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Samsung Google Chromebook
I bought a Samsung Chromebook after enjoying playing with one in person, playing with ChromeOS in a VM and be pissed off that over a 5 hour travel period my otherwise trusty Thinkpad T61 Laptop would not run off battery.
The specific model is the XE303C12. This is the 11.7“, ARM-based computer.
What I Like
- I've always wanted a fully solid state (no fans! no vents!) laptop
- It's open. Really open. No BIOS or uEFI, just uboot. Google themselves provide info on putting your own version of ChromeOS or other OS on it.
- It's ARM. I like this because it's an amusing deviation from the norm.
- 6.5 hour battery life.
- It's $250 for the non-3g version
- It's linux.
- ChromeOS by itself is pretty fantastic.
- They've included Flash, Support for Netflix via proprietary plugin, and various offline apps. All the basic GUI apps are there.
- Adding an archlinux chroot was trivial
- Non-nerfed (it's not USB-based) SD card slot
- The speakers produce impressive sound (both in quality and volume)
What I Don't Like
- The keyboard is missing a lot of keys I'm used to using (home,end,page up, page down, delete). They're available through shortcuts, but because of that you can't do key combos (like ctrl+shift+end or ctrl+shift+home to select from cursor to end of text or beginning of text respectively).
- The SD card slot is shallow and results in a full size SD card sticking out about a cm.
- The generic grey color. Granted, this is pretty minor to me.
- To accommodate ports on the back, the hinge is on top. I'd rather have ports on the side and a smooth top, but this is another minor nit-pick.
Setting Up a Chroot
It's possible to setup the chroot on the internal memory. After a fresh boot there should be about 9gb free. I specifically bought a 32gb SDXC card for running a chroot, and I didn't want to use up all my working freespace on the internal so I did not bother to install it to the internal storage.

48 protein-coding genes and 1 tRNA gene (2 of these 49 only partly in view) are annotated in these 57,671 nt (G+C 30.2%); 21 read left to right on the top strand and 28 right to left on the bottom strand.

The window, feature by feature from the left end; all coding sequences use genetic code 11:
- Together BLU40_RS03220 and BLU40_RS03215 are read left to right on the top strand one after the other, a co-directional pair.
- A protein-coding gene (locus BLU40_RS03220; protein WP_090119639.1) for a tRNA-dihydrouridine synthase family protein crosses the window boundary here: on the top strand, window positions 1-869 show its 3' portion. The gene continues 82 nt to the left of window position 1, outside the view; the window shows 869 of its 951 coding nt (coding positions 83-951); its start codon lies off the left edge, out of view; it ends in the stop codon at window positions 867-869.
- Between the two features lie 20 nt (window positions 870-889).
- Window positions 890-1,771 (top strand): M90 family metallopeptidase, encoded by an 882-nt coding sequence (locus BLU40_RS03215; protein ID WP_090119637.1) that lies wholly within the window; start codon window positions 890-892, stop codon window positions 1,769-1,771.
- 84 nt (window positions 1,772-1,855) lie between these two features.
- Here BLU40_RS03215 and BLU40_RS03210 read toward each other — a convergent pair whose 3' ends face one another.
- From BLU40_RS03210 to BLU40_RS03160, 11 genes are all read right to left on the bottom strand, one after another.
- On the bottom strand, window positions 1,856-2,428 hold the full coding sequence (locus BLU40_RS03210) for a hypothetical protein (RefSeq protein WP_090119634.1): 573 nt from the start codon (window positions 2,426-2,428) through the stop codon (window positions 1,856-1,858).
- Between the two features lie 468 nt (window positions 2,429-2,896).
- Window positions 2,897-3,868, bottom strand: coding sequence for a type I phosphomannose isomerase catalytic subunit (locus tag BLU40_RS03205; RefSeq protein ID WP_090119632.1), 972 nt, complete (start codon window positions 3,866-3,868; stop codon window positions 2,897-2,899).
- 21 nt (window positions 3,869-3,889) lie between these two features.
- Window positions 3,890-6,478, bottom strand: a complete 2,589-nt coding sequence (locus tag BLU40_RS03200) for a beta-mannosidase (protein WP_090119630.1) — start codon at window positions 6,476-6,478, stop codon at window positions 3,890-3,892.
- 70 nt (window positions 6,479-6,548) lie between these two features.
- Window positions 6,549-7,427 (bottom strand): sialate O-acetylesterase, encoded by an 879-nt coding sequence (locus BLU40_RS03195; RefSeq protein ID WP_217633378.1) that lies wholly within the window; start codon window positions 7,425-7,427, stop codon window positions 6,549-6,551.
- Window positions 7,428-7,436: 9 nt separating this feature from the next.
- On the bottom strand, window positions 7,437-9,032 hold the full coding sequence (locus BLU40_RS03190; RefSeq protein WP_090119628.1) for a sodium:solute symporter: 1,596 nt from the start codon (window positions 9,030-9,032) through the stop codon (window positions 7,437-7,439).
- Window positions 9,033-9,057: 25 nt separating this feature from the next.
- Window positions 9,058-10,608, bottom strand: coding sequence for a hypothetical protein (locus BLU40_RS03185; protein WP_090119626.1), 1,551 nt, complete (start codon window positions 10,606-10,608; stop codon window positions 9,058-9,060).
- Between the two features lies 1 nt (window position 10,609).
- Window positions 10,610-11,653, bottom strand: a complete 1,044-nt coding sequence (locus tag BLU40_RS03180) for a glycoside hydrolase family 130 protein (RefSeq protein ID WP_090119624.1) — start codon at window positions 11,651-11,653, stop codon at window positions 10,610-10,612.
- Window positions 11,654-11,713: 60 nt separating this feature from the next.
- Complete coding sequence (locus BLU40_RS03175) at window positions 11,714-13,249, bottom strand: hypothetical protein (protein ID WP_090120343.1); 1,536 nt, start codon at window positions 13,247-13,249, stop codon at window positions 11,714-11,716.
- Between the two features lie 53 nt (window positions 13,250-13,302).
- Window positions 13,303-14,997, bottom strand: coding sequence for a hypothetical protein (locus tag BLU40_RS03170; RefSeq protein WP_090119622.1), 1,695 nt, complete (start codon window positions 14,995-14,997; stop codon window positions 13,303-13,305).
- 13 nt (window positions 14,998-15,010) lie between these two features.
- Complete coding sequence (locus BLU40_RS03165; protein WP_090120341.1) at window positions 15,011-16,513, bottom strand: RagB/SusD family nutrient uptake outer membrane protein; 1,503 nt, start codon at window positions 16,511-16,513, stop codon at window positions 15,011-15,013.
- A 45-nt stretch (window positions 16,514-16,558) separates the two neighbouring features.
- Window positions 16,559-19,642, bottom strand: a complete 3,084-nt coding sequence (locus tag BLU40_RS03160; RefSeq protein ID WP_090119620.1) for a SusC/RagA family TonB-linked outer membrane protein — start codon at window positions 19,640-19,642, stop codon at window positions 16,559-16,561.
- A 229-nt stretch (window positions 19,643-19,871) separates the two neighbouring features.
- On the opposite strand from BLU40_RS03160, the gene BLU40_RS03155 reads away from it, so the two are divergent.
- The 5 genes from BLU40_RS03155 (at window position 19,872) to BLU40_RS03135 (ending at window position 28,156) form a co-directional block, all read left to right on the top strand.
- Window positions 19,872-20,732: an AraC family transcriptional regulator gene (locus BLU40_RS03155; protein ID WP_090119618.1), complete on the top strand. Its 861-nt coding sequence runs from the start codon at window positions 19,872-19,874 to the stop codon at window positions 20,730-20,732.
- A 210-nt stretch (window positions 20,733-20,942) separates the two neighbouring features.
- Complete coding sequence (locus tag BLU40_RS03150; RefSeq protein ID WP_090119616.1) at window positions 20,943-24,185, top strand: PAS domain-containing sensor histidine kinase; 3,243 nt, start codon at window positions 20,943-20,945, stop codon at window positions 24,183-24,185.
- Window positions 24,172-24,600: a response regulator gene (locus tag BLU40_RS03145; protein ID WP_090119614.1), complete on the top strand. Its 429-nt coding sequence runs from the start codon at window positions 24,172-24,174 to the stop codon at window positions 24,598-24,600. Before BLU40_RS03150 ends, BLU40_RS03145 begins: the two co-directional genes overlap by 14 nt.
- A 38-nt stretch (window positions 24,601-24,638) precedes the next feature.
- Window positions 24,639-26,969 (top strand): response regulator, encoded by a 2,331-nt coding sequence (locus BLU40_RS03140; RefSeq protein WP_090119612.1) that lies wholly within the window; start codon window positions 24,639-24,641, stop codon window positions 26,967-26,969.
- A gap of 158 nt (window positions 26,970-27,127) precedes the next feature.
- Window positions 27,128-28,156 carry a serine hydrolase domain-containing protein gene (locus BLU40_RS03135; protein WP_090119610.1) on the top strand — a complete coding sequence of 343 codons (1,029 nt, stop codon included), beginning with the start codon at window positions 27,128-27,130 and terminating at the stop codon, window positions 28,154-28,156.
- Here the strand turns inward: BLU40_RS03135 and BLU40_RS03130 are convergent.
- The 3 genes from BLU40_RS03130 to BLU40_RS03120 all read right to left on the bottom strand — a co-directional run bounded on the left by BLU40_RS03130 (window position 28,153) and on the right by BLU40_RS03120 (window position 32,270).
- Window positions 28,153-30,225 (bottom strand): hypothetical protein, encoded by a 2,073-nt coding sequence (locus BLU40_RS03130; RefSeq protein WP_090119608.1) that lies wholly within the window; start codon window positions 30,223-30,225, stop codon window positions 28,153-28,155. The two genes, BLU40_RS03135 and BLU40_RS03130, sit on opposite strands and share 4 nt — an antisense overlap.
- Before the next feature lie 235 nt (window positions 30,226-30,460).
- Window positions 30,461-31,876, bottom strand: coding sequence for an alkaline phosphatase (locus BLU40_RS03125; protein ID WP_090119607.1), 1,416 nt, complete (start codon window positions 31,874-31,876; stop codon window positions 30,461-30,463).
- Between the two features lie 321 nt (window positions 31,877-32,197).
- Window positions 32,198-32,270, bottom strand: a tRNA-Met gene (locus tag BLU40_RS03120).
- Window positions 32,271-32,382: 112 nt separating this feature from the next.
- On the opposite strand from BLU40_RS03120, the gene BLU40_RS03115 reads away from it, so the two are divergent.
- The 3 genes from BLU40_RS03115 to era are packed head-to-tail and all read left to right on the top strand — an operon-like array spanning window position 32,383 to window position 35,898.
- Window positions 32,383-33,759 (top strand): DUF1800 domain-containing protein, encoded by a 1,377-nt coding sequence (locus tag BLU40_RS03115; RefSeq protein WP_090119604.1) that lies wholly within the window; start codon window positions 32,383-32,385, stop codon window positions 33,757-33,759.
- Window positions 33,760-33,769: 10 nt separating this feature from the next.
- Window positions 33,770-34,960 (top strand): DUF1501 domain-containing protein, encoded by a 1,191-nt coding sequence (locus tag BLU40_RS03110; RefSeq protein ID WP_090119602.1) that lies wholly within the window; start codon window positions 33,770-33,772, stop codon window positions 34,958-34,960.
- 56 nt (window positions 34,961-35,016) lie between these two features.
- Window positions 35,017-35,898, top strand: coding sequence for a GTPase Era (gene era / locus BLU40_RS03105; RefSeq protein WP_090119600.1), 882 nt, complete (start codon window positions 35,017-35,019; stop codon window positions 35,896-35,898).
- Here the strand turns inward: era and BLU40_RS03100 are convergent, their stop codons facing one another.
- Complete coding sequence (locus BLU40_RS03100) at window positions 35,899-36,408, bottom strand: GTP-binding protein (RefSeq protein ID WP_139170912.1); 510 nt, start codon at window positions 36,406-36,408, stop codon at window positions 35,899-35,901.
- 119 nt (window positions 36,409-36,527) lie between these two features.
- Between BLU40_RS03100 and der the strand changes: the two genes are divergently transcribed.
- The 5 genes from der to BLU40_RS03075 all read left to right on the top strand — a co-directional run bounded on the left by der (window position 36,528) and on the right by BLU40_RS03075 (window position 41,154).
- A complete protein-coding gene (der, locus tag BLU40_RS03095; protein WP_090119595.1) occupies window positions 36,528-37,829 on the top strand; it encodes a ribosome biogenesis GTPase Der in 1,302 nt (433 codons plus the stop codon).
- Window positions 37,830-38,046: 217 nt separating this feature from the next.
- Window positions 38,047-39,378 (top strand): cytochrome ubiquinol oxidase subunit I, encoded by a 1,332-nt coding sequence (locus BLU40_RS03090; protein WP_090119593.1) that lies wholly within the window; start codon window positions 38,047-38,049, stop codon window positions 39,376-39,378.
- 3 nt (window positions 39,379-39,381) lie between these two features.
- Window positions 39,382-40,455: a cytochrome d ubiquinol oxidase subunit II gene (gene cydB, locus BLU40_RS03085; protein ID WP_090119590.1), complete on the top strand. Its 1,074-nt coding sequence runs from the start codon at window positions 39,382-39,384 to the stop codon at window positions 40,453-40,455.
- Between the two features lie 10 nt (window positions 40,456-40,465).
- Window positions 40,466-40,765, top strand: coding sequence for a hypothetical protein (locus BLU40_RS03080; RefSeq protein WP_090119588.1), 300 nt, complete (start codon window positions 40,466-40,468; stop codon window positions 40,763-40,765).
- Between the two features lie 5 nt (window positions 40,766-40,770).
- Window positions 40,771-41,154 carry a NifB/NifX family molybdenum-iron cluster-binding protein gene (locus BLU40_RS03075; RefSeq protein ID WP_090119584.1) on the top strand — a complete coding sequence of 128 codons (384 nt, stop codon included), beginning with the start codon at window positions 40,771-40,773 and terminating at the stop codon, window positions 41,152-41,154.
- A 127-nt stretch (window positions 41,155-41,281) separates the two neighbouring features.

Get Your Arch Base
I'm a fan of Archlinux, but really any compatible ARM distro will work. Gentoo and Ubuntu are good options as well.
The Archlinux ARM page has a download for arch, but that's not what I used for my chroot.
This is what I downloaded and it worked, though it may not be the best optimized for the Chromebooks.
Since we don't care about bootloaders or kernels, it doesn't really matter what we use as long as it's ARM 5/6/7/Cortex compatible.
Prep Your SD Card
Partition and format your SD card. I used ext4. How do you do this from windows? Good question. I'd say use a VM and use an i686/x86_64 Arch Linux install image.
fdisk /dev/mmcblk0 mkfs.ext4 /dev/mmcblk0p1
Once you have the card partitioned and formatted, mount it and extract the tar ball.
mount /dev/mmcblk0p1 /mnt tar zxf ArchLinuxARM-am33x-latest.tar.gz -C /mnt
Add these scripts into /mnt